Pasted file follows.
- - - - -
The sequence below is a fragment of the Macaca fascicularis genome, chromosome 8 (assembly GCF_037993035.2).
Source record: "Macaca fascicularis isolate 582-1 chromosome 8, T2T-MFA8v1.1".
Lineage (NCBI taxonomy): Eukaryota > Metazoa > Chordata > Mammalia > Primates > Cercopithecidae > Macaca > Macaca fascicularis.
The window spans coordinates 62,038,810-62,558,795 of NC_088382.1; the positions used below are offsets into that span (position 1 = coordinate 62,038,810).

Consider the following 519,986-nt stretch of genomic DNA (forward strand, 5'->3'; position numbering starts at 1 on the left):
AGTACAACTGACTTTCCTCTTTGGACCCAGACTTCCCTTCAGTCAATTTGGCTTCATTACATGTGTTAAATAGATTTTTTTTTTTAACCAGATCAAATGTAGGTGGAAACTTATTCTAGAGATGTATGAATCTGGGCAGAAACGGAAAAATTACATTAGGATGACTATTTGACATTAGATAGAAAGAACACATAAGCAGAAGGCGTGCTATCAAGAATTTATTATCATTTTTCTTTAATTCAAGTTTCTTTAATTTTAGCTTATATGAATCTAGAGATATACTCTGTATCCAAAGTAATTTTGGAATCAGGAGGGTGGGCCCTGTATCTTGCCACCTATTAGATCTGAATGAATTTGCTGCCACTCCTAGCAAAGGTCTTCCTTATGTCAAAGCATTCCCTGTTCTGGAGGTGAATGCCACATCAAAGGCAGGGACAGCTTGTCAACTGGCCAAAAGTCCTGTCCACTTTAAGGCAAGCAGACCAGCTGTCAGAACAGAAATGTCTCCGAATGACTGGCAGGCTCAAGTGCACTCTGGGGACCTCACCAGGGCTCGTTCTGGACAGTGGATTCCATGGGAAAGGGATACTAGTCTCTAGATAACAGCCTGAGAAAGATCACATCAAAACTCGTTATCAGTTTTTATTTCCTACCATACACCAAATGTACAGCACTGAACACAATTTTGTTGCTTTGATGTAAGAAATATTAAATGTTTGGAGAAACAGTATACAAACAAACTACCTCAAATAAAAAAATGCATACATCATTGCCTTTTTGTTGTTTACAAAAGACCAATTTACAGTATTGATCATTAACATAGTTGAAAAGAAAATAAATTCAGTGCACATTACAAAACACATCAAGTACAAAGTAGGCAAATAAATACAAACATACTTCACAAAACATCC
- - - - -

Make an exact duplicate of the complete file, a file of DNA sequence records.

The sequence below is a fragment of the Macaca fascicularis genome, chromosome 8 (assembly GCF_037993035.2).
Source record: "Macaca fascicularis isolate 582-1 chromosome 8, T2T-MFA8v1.1".
Lineage (NCBI taxonomy): Eukaryota > Metazoa > Chordata > Mammalia > Primates > Cercopithecidae > Macaca > Macaca fascicularis.
The window spans coordinates 62,038,810-62,558,795 of NC_088382.1; the positions used below are offsets into that span (position 1 = coordinate 62,038,810).

Consider the following 519,986-nt stretch of genomic DNA (forward strand, 5'->3'; position numbering starts at 1 on the left):
AGTACAACTGACTTTCCTCTTTGGACCCAGACTTCCCTTCAGTCAATTTGGCTTCATTACATGTGTTAAATAGATTTTTTTTTTTAACCAGATCAAATGTAGGTGGAAACTTATTCTAGAGATGTATGAATCTGGGCAGAAACGGAAAAATTACATTAGGATGACTATTTGACATTAGATAGAAAGAACACATAAGCAGAAGGCGTGCTATCAAGAATTTATTATCATTTTTCTTTAATTCAAGTTTCTTTAATTTTAGCTTATATGAATCTAGAGATATACTCTGTATCCAAAGTAATTTTGGAATCAGGAGGGTGGGCCCTGTATCTTGCCACCTATTAGATCTGAATGAATTTGCTGCCACTCCTAGCAAAGGTCTTCCTTATGTCAAAGCATTCCCTGTTCTGGAGGTGAATGCCACATCAAAGGCAGGGACAGCTTGTCAACTGGCCAAAAGTCCTGTCCACTTTAAGGCAAGCAGACCAGCTGTCAGAACAGAAATGTCTCCGAATGACTGGCAGGCTCAAGTGCACTCTGGGGACCTCACCAGGGCTCGTTCTGGACAGTGGATTCCATGGGAAAGGGATACTAGTCTCTAGATAACAGCCTGAGAAAGATCACATCAAAACTCGTTATCAGTTTTTATTTCCTACCATACACCAAATGTACAGCACTGAACACAATTTTGTTGCTTTGATGTAAGAAATATTAAATGTTTGGAGAAACAGTATACAAACAAACTACCTCAAATAAAAAAATGCATACATCATTGCCTTTTTGTTGTTTACAAAAGACCAATTTACAGTATTGATCATTAACATAGTTGAAAAGAAAATAAATTCAGTGCACATTACAAAACACATCAAGTACAAAGTAGGCAAATAAATACAAACATACTTCACAAAACATCC